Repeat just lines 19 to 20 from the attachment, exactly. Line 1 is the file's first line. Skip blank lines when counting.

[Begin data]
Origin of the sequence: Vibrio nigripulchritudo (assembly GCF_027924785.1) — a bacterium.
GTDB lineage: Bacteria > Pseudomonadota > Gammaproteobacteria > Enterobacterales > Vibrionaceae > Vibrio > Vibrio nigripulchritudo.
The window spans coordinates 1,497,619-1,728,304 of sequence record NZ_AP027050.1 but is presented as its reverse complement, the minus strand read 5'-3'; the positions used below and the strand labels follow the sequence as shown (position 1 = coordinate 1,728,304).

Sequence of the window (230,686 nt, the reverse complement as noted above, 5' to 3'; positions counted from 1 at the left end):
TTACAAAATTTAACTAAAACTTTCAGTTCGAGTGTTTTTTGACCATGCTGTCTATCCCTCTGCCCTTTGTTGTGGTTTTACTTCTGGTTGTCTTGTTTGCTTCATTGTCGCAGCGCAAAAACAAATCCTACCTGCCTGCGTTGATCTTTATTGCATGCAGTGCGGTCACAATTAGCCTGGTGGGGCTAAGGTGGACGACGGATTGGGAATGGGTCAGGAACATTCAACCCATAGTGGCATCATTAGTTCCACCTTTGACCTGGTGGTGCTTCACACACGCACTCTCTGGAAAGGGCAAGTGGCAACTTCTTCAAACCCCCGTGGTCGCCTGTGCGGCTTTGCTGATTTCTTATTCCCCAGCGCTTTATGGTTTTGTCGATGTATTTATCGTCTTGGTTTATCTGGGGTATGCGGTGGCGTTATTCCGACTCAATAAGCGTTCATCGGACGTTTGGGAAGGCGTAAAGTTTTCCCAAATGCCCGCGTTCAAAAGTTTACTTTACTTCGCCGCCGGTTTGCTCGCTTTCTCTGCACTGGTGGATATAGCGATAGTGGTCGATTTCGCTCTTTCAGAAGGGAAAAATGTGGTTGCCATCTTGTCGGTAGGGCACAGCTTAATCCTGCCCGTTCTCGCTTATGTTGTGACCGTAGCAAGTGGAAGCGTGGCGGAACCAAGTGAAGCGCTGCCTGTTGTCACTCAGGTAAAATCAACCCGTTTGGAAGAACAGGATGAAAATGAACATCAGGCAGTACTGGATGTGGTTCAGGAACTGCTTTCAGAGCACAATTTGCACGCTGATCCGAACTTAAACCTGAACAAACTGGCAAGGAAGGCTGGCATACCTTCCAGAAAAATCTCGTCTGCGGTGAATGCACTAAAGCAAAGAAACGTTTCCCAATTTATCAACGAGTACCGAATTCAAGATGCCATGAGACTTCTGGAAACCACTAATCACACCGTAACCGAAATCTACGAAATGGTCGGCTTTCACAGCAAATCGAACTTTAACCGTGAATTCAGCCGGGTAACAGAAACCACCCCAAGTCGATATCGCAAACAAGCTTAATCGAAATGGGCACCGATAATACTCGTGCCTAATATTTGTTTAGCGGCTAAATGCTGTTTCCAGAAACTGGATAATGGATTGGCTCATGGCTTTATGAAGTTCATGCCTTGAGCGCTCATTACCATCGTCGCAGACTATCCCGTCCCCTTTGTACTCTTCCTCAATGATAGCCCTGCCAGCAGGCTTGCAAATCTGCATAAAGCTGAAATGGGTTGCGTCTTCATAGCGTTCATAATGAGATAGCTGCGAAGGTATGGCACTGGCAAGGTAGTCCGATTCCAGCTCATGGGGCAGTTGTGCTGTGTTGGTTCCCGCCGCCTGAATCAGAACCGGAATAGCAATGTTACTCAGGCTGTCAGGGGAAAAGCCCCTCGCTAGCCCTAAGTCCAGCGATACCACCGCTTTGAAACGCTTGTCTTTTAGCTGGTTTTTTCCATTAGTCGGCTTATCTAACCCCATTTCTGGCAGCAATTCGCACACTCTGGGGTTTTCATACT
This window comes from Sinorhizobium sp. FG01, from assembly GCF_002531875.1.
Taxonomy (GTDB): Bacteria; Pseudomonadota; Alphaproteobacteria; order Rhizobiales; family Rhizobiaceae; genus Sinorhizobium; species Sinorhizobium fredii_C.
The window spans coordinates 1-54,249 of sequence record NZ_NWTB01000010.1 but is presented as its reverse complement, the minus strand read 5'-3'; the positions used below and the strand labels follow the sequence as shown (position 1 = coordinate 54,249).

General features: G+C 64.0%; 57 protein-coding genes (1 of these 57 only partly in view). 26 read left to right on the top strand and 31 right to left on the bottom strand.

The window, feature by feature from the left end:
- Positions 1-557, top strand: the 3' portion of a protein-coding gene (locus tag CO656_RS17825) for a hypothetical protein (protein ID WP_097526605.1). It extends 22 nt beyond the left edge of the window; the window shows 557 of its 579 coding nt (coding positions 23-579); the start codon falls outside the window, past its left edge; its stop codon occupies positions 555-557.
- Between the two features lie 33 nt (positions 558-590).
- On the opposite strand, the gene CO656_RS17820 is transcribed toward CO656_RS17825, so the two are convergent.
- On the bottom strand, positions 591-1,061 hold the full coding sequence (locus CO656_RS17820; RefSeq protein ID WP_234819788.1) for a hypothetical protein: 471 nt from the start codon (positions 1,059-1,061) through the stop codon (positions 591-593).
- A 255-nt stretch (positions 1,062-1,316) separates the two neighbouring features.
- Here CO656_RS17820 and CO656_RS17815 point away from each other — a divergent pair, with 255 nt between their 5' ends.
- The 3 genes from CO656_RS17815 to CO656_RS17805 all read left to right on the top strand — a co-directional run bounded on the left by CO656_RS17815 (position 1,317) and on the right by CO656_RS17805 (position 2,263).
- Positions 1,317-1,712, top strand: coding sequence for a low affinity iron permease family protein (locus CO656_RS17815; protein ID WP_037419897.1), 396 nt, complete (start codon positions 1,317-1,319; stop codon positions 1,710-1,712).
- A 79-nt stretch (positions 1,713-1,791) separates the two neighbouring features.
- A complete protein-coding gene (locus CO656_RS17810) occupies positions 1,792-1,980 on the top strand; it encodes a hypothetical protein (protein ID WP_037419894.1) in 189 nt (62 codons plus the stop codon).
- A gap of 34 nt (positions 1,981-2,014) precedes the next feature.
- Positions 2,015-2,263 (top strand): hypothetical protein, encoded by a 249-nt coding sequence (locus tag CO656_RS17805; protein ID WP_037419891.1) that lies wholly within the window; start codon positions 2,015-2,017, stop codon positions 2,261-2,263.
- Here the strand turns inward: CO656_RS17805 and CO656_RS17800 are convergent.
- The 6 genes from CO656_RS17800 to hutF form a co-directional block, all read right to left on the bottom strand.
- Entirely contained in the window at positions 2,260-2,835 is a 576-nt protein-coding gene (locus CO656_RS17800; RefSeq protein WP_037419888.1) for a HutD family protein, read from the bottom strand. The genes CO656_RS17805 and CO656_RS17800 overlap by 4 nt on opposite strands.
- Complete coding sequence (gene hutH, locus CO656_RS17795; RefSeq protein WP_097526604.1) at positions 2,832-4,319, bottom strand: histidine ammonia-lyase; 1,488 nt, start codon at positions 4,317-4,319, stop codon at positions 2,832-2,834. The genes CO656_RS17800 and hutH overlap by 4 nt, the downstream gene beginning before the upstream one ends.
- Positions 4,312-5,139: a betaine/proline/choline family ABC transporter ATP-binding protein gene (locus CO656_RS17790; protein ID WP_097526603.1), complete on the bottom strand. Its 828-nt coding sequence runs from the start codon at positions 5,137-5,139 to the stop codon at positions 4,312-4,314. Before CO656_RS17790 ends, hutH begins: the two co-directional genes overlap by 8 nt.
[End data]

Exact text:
- A 79-nt stretch (positions 1,713-1,791) separates the two neighbouring features.
- A complete protein-coding gene (locus CO656_RS17810) occupies positions 1,792-1,980 on the top strand; it encodes a hypothetical protein (protein ID WP_037419894.1) in 189 nt (62 codons plus the stop codon).